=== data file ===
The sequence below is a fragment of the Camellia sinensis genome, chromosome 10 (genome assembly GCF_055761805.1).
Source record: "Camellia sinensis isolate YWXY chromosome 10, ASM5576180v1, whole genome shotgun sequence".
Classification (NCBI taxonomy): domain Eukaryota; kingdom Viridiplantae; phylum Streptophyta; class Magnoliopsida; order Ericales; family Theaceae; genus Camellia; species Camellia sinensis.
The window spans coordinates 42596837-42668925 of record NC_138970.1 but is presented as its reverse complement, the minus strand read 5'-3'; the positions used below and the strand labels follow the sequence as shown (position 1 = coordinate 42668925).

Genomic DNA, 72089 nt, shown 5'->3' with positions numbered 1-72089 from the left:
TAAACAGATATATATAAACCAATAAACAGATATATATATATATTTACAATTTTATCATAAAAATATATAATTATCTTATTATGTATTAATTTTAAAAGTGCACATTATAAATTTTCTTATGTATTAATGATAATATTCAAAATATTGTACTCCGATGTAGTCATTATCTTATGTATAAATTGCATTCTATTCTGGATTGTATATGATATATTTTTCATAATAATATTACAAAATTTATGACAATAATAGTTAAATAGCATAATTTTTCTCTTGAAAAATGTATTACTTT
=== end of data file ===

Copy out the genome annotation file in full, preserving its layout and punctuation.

The sequence below is a fragment of the Camellia sinensis genome, chromosome 10 (genome assembly GCF_055761805.1).
Source record: "Camellia sinensis isolate YWXY chromosome 10, ASM5576180v1, whole genome shotgun sequence".
Classification (NCBI taxonomy): domain Eukaryota; kingdom Viridiplantae; phylum Streptophyta; class Magnoliopsida; order Ericales; family Theaceae; genus Camellia; species Camellia sinensis.
The window spans coordinates 42596837-42668925 of record NC_138970.1 but is presented as its reverse complement, the minus strand read 5'-3'; the positions used below and the strand labels follow the sequence as shown (position 1 = coordinate 42668925).

Genomic DNA, 72089 nt, shown 5'->3' with positions numbered 1-72089 from the left:
TAAACAGATATATATAAACCAATAAACAGATATATATATATATTTACAATTTTATCATAAAAATATATAATTATCTTATTATGTATTAATTTTAAAAGTGCACATTATAAATTTTCTTATGTATTAATGATAATATTCAAAATATTGTACTCCGATGTAGTCATTATCTTATGTATAAATTGCATTCTATTCTGGATTGTATATGATATATTTTTCATAATAATATTACAAAATTTATGACAATAATAGTTAAATAGCATAATTTTTCTCTTGAAAAATGTATTACTTT